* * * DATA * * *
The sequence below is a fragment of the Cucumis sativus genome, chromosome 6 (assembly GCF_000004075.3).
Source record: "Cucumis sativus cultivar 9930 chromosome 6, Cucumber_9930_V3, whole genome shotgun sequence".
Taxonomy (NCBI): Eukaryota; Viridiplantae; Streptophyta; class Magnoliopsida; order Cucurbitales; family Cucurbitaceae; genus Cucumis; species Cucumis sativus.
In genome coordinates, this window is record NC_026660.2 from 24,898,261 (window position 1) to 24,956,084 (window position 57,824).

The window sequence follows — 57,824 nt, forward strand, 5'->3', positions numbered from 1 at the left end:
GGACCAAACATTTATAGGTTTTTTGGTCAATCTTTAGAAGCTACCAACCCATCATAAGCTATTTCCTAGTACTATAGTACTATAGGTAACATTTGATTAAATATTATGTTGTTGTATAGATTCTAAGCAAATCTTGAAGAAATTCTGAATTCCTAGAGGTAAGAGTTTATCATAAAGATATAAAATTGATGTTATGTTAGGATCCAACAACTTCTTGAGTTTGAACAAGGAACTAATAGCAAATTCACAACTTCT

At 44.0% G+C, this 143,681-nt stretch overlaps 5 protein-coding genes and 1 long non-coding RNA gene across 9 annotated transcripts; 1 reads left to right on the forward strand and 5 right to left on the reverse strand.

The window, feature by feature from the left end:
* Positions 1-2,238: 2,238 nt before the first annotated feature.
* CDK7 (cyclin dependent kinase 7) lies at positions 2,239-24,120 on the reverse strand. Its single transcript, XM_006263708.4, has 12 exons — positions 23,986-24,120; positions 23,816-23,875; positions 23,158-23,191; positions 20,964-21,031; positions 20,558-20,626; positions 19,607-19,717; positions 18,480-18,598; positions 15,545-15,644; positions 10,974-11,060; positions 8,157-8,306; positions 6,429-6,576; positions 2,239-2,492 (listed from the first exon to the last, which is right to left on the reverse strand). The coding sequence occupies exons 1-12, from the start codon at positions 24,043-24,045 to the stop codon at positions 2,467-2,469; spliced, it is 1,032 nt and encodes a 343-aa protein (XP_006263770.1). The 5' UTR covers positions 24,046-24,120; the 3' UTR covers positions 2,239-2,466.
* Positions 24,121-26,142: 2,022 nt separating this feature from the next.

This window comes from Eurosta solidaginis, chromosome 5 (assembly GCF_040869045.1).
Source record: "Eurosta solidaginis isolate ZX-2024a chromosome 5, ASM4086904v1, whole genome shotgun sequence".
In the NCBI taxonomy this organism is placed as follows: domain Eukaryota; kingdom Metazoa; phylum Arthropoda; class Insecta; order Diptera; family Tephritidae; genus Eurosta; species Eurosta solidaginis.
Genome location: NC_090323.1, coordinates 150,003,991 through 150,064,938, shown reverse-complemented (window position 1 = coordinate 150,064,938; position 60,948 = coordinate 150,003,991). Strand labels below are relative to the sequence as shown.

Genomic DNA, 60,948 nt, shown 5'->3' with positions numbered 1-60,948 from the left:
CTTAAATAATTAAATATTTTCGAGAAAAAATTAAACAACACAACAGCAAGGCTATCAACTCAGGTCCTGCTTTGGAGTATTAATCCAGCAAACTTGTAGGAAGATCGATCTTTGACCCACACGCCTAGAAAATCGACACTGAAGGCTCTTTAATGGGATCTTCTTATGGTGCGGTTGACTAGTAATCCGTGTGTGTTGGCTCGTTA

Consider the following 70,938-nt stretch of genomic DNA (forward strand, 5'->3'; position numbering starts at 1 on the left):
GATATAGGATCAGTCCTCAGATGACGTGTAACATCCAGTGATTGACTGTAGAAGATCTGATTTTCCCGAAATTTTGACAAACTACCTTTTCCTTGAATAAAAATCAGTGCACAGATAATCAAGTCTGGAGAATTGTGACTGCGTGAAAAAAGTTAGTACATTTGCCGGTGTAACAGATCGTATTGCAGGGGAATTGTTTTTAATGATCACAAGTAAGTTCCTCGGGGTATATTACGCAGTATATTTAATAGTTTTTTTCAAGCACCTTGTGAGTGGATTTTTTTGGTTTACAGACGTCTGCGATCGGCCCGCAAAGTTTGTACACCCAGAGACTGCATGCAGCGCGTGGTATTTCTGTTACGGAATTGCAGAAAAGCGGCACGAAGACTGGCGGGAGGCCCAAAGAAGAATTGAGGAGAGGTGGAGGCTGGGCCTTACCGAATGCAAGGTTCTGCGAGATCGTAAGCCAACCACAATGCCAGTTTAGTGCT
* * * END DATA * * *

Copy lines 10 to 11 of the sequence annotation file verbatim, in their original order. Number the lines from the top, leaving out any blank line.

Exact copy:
* CDK7 (cyclin dependent kinase 7) lies at positions 2,239-24,120 on the reverse strand. Its single transcript, XM_006263708.4, has 12 exons — positions 23,986-24,120; positions 23,816-23,875; positions 23,158-23,191; positions 20,964-21,031; positions 20,558-20,626; positions 19,607-19,717; positions 18,480-18,598; positions 15,545-15,644; positions 10,974-11,060; positions 8,157-8,306; positions 6,429-6,576; positions 2,239-2,492 (listed from the first exon to the last, which is right to left on the reverse strand). The coding sequence occupies exons 1-12, from the start codon at positions 24,043-24,045 to the stop codon at positions 2,467-2,469; spliced, it is 1,032 nt and encodes a 343-aa protein (XP_006263770.1). The 5' UTR covers positions 24,046-24,120; the 3' UTR covers positions 2,239-2,466.
* Positions 24,121-26,142: 2,022 nt separating this feature from the next.